3. My personal “pattern check” is that people often accuse others of being what we actually are. For example, men say that women are too emotional, and women say men are too unemotional. My observation is that men, in fact, become emotional much more quickly than women. They’re wired for action, if you will. Women wait longer before committing because the consequence (raising children/family) falls much more heavily on us.

    This pattern of hypocritical blaming plays out in all sorts of ways, particularly in politics, where you may have a person legislating the morality of others while secretly sending around photos of their… um, “bulge.” Or the wealthy class demanding that poor people pay a fair share of taxes, while they themselves make use of every tax shelter and loop hole. Or, to be fair, unions proclaiming that corporations shouldn’t dump money into politics while they themselves fund political actions.

    So if you’re struggling to rise above stereotypes, consider giving your character one of these hypocritical blind spots.

    1. Excellent observation and quite true in my experience as well, from the teenager who tells someone to grow up, to the 50s CEO 🙂

      Thanks for the comment and the idea!

    2. Your comment reminds me of Tremors, a cute movie I’ve always enjoyed. While it does play to some stereotypes (like the gun crazed survivalists), it also consciously plays against others:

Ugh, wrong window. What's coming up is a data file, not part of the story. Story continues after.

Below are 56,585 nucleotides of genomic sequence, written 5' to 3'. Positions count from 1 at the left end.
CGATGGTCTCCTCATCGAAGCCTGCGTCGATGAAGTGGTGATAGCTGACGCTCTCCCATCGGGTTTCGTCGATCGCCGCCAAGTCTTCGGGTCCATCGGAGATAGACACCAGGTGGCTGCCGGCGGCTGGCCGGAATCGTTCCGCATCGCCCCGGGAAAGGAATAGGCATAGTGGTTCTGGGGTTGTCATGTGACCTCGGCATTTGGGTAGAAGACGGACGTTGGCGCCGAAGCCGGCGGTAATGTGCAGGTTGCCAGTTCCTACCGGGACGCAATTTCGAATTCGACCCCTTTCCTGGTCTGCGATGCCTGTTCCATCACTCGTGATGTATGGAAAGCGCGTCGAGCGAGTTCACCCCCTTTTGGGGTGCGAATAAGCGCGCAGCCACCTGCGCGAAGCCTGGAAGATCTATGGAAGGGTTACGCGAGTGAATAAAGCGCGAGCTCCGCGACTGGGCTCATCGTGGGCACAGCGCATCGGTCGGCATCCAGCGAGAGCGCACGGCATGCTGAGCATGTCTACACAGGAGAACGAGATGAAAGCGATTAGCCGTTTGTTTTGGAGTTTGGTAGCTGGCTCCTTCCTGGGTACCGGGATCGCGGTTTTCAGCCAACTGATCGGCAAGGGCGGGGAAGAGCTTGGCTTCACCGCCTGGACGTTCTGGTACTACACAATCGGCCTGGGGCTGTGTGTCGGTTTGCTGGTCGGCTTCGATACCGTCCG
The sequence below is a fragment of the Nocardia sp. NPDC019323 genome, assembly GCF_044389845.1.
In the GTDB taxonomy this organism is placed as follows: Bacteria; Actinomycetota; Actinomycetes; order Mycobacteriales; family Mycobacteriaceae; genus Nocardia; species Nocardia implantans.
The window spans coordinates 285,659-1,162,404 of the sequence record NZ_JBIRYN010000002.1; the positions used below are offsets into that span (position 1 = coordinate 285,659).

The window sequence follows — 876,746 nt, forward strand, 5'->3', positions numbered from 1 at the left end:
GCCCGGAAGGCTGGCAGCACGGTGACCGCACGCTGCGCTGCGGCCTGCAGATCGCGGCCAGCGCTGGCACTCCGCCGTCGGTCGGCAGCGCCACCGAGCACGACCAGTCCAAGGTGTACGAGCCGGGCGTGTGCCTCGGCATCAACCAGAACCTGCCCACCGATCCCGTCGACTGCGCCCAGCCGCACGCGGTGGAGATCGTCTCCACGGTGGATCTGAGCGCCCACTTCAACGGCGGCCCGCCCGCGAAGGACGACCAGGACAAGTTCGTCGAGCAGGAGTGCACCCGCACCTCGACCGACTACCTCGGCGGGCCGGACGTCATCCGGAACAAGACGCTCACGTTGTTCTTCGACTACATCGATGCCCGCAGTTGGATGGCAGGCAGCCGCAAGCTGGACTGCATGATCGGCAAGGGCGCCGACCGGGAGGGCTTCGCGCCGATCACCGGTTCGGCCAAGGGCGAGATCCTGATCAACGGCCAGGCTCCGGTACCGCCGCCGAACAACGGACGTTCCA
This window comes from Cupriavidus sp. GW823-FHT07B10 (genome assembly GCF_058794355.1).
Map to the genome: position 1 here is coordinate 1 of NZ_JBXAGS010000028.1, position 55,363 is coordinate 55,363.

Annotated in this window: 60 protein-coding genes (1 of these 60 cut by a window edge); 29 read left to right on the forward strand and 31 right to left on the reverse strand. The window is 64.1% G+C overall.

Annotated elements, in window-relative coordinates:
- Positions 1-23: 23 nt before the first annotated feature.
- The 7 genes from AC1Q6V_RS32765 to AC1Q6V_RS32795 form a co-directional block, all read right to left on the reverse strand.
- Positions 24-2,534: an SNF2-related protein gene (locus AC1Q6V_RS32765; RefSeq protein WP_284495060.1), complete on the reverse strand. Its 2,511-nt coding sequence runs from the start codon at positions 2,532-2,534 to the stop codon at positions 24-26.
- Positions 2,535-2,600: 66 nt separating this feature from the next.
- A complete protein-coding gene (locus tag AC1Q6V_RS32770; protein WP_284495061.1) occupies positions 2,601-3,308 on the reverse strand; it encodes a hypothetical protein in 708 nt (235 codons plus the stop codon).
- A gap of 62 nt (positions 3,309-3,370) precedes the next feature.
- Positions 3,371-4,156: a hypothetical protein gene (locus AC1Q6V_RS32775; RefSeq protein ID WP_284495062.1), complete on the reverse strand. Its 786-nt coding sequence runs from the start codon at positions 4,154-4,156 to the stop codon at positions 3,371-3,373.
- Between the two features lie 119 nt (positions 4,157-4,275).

-there’s the scientist, who is a young woman and doesn’t, for a change, know everything about the monster no one has ever seen before. (In older movies of this sort, the scientist is usually an old guy who seems to know way too much)

      -there’s Chang, the wise Asian shopkeeper, who you expect to hang around offering wisdom but gets eaten early on

      -Bacon’s character even get’s the love interest’s pants off, but only because they are snagged in barbed wire and the monster is trying to eat them

      First time I saw it, I enjoyed all the counter-stereotypes and counter-tropes they went after.

      I’m trying to do that in my current project with a superficially Gandalf-esque character who isn’t very Gandalf like in the end. (I get tired of the old, bearded guy always being wise and altruistic in the end 🙂 ) I’m wondering how it will work. I describe him physically like Gandalf but I have him early on acting not so Gandalf like- he isn’t overtly bad but he is a spymaster in the end and manipulative. So far in early reads, he seems to be working but not sure how he will play out in the long run.